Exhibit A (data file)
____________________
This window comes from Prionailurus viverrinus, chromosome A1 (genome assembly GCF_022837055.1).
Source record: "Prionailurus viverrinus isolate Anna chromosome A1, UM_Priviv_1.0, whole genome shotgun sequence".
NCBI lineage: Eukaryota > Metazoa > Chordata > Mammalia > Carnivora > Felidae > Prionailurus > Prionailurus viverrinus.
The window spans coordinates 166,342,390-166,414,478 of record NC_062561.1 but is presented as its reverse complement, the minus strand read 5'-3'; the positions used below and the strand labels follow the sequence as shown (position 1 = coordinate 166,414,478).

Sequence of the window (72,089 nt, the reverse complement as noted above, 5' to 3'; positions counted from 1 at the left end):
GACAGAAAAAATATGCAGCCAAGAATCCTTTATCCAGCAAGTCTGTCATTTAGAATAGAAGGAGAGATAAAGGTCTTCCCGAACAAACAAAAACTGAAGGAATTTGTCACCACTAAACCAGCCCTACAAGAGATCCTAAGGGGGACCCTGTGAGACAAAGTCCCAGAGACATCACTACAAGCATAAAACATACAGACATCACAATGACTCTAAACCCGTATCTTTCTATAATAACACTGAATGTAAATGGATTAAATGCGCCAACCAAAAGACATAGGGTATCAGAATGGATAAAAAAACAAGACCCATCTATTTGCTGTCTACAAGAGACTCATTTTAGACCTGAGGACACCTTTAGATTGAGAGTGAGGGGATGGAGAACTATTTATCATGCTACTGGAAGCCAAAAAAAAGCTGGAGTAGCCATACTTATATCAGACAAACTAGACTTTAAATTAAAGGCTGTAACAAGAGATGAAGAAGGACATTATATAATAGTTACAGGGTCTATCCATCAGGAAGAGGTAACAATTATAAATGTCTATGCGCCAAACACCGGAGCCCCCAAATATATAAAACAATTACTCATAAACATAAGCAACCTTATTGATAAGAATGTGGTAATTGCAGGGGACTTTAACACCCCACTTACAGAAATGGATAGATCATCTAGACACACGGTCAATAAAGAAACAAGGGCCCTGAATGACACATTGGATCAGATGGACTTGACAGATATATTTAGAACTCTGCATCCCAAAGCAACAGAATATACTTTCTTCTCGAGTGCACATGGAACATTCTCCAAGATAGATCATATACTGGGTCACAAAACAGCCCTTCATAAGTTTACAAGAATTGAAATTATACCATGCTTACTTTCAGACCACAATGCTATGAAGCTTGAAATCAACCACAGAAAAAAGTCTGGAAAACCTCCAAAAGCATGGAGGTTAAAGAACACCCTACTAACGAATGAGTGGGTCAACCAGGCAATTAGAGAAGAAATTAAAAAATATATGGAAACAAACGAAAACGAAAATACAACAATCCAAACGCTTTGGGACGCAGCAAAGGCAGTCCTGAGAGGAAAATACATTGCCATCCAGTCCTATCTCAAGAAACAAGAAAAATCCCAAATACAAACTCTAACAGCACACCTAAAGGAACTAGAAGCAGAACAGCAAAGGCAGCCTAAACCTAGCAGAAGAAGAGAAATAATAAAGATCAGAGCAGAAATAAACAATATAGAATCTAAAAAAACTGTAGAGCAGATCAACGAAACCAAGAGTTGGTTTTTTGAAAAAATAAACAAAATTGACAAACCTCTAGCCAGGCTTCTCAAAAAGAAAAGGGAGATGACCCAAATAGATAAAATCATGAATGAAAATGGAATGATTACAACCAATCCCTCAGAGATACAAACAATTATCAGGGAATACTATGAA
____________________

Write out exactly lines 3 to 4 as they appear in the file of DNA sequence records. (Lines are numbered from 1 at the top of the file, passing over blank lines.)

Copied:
NCBI lineage: Eukaryota > Metazoa > Chordata > Mammalia > Carnivora > Felidae > Prionailurus > Prionailurus viverrinus.
The window spans coordinates 166,342,390-166,414,478 of record NC_062561.1 but is presented as its reverse complement, the minus strand read 5'-3'; the positions used below and the strand labels follow the sequence as shown (position 1 = coordinate 166,414,478).